It’s well established that the United States has one of the most progressive tax systems in the world yet at the same time features some of the highest degrees of income inequality and weakest transfer and social welfare programming.   Fiscal sociology scholars have asked why this is. They have found that progressive policies succeed within a larger political economy that is more favorable to business.  Among other things that includes the tax code.  The most generous welfare and redistributive governments rely more heavily on regressive taxation recognizing it to generate the revenues needed for social spending and investments without harming economic growth.  

The converse is also true: countries with stronger progressive tax codes and more punitive business taxation triggered much stronger and more aggressive resistance to social welfare policies and related spending.  These findings are from national tax policy investigations.  Arguably these findings have as much or more relevance with respect to subnational taxation and its open borders.

We have never been more reliant on individual income taxation and more reliant on the highest income earners in the process.  From a standpoint of attracting capital and talent, ensuring balance and stability in the state revenue system and supporting the type of social welfare spending and investments the state is known for, Minnesota is in danger of playing the same policy card too often.

Darts May Be Just as Accurate

The largest revenue raiser in the bill is the adoption of worldwide combined reporting for corporate income taxation generating a projected $1.17 billion over the next four years.  The problem is information about multinational activities and decision-making in hundreds of subsidiaries across the globe makes generating reliable forecasts on this matter extremely challenging.  Research has shown firms do not provide sufficient information for even close observers and sophisticated users like financial analysts to interpret and predict the future tax implications of foreign operating activities, and forecasting difficulty is greater for multinational firms regardless of whether foreign operations are inside or outside of tax haven countries.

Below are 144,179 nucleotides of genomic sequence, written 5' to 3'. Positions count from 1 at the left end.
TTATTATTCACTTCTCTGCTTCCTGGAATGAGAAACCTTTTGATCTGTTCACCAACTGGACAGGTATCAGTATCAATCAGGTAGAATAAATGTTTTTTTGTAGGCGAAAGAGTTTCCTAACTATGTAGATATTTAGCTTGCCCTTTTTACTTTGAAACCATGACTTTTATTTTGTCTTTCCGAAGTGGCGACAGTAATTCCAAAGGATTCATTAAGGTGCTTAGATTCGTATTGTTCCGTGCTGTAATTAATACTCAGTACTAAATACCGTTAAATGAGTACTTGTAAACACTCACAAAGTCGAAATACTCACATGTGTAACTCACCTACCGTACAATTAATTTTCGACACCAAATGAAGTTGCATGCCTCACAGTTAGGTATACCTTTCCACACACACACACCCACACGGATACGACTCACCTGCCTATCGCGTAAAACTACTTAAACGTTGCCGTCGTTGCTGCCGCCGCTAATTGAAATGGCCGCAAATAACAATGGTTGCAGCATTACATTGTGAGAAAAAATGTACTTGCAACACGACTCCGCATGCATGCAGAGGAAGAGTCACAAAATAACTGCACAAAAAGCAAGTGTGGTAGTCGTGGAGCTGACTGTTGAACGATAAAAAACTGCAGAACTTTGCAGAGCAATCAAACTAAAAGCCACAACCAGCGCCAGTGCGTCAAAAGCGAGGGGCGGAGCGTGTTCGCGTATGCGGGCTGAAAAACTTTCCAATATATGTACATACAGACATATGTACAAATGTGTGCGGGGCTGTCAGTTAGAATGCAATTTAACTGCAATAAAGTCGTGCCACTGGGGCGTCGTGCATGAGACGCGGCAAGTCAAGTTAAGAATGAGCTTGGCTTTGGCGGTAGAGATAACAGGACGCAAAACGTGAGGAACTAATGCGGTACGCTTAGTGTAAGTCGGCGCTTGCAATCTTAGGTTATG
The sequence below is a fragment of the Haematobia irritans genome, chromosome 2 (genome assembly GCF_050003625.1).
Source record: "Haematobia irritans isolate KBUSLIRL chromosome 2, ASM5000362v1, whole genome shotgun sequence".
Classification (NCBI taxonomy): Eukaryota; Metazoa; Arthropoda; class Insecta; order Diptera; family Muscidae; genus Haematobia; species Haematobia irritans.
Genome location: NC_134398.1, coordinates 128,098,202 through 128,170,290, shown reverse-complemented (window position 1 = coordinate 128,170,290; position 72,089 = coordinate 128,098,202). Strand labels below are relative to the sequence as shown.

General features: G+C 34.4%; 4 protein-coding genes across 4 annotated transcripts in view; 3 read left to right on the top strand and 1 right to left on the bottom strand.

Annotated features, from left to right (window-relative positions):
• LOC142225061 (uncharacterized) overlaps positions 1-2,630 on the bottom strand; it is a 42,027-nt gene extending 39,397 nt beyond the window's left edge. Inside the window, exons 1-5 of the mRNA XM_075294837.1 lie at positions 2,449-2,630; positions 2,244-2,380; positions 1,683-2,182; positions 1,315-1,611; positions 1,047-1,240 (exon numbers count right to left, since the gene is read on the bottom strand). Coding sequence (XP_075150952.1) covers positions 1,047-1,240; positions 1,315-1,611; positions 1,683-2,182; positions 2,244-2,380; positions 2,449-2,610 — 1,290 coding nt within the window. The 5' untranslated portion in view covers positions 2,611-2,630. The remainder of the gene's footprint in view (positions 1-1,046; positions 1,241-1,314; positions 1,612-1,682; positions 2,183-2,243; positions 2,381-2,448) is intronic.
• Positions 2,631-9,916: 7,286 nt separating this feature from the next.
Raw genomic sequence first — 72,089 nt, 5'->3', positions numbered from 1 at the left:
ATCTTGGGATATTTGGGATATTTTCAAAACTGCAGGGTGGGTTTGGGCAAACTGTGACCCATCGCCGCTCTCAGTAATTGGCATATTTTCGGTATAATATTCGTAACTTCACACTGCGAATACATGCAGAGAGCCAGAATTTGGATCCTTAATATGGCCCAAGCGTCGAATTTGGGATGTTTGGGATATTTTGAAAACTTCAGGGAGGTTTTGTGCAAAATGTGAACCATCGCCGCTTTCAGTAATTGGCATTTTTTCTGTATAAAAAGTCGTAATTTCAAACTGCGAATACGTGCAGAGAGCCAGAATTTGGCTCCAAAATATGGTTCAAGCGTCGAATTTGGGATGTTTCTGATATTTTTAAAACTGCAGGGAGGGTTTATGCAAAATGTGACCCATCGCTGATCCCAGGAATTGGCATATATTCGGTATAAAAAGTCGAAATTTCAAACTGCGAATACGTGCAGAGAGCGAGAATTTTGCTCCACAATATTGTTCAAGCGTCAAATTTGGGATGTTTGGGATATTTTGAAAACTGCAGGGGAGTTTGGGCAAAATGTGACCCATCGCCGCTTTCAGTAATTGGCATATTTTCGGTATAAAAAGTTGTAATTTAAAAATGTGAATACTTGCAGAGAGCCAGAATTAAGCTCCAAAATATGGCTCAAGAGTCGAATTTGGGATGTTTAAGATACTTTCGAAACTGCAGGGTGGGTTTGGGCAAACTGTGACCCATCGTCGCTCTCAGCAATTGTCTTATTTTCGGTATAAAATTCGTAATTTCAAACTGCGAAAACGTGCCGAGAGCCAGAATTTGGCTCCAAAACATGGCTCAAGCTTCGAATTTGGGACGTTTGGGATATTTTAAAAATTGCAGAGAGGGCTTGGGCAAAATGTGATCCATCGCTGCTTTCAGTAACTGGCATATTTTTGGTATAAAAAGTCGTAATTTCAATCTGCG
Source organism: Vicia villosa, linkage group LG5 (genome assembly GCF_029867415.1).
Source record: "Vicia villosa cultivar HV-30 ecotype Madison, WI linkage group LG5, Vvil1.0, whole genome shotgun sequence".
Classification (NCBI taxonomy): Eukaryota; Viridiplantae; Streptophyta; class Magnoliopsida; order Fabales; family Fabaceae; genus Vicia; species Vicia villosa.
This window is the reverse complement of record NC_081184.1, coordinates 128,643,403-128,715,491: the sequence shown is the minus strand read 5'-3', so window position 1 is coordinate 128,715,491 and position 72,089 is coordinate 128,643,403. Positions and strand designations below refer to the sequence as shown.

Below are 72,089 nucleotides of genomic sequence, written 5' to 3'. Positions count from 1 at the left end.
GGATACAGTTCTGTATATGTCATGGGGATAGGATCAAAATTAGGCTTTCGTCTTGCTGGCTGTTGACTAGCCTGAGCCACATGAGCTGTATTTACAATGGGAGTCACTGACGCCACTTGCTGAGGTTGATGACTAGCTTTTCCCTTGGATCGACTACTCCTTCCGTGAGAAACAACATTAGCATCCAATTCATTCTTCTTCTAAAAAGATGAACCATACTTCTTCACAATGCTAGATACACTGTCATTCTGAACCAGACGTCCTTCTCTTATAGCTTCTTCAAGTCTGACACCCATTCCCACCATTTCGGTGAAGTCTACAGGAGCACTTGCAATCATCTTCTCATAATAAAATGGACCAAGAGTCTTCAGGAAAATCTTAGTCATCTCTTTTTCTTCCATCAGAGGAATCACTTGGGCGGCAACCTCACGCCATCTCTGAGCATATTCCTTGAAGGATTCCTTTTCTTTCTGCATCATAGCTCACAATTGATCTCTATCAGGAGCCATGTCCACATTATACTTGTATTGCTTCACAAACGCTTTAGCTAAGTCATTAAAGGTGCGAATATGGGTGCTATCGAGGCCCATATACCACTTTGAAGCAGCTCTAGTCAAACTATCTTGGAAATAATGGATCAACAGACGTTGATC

For this reason, to develop its revenue estimate, the Department of Revenue had to rely on the assumptions, extrapolations, and findings contained in study by a progressive tax policy advocacy group on revenues lost to tax havens.  According to the Council on State Taxation, a business membership group comprised of practitioners who actually do this work for a living, this study “relies on highly generalized and problematic global tax data, but makes no effort to customize its estimate to reflect the laws of particular states or make adjustments to reflect changes in national corporate income tax laws.”  

Some might dismiss that assessment as nothing more than corporate self-interest talk.  However, a paper presented at the 2019 National Bureau of Economic Research Taxation of Business Income Conference found the profit shifting estimates contained in that study “overstated due to researchers misunderstanding of accounting treatment,” leading to “double counting of foreign income and to its misattribution to incorrect jurisdictions.”  The result was an overstatement of profit shifting estimates by as much as two-thirds. 

Administrative, legal, and political complexities of this proposal aside, for anyone buying the vision of worldwide combined reporting being a large, reliable geyser of corporate tax revenue on which to build permanent spending and tax relief, caveat emptor.